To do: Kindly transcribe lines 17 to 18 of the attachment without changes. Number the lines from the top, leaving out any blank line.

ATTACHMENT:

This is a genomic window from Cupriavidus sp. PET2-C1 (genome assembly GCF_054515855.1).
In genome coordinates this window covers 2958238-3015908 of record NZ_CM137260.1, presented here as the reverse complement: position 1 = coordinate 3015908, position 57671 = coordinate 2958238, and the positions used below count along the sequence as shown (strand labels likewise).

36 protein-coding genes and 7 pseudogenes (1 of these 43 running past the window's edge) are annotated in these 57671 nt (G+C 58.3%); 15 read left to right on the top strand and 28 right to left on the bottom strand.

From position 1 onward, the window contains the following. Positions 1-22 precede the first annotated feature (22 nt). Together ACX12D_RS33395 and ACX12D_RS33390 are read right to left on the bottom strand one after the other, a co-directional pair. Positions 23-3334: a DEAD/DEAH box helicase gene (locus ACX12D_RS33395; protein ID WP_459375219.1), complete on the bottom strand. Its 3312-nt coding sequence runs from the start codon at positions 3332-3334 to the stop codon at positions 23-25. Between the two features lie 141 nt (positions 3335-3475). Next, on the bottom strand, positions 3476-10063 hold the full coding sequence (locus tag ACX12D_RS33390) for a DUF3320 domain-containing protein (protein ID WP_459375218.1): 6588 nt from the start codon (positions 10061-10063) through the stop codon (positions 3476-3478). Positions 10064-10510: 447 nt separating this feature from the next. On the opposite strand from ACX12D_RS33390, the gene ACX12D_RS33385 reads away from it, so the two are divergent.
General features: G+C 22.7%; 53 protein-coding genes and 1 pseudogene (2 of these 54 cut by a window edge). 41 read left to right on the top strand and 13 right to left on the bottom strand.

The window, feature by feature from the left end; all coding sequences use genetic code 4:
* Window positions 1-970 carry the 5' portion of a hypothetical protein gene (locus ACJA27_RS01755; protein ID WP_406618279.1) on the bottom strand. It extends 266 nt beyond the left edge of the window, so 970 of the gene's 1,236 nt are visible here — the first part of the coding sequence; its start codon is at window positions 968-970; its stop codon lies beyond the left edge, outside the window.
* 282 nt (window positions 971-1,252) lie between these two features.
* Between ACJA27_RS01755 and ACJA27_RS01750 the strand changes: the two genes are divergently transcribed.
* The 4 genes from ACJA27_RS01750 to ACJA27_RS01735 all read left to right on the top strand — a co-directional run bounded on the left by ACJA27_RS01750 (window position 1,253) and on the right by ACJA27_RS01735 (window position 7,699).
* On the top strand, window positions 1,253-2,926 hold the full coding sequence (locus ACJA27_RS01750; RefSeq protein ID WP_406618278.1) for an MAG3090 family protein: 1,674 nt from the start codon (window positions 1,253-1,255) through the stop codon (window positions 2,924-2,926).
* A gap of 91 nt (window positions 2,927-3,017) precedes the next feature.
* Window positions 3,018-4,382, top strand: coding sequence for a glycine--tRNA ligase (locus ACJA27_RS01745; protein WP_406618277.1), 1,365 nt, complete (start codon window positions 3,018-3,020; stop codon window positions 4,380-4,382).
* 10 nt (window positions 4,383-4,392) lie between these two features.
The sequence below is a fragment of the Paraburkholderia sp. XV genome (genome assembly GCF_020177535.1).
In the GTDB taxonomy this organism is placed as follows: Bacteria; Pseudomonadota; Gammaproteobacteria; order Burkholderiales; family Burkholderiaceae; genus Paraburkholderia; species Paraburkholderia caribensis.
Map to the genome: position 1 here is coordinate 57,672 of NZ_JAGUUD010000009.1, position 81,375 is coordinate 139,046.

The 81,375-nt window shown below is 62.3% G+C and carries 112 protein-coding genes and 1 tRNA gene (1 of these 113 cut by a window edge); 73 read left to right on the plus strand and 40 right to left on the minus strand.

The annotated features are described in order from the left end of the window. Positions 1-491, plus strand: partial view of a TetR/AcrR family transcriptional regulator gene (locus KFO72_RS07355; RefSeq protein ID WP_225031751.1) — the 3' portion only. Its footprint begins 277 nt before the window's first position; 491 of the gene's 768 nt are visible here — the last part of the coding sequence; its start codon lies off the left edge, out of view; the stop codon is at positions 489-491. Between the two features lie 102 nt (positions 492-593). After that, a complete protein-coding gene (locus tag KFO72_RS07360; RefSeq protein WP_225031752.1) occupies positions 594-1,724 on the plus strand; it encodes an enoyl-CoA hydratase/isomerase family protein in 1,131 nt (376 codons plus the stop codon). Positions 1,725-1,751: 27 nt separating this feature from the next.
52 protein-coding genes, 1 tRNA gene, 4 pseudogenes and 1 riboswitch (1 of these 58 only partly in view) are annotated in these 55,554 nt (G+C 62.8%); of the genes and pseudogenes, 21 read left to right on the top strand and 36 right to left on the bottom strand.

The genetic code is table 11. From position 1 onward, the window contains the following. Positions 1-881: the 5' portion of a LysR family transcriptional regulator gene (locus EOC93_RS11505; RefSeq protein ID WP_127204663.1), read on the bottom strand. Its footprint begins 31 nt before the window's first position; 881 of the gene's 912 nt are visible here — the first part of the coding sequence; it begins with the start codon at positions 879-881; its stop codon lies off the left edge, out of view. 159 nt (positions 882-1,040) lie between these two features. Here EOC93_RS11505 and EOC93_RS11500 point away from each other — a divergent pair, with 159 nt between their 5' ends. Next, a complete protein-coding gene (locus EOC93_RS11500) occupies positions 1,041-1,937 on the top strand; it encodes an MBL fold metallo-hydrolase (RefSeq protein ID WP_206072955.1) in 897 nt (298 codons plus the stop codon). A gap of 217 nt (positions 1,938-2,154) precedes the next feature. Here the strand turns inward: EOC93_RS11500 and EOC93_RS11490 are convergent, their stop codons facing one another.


Map to the genome: position 1 here is coordinate 57,672 of NZ_JAGUUD010000009.1, position 81,375 is coordinate 139,046.

The 81,375-nt window shown below is 62.3% G+C and carries 112 protein-coding genes and 1 tRNA gene (1 of these 113 cut by a window edge); 73 read left to right on the plus strand and 40 right to left on the minus strand.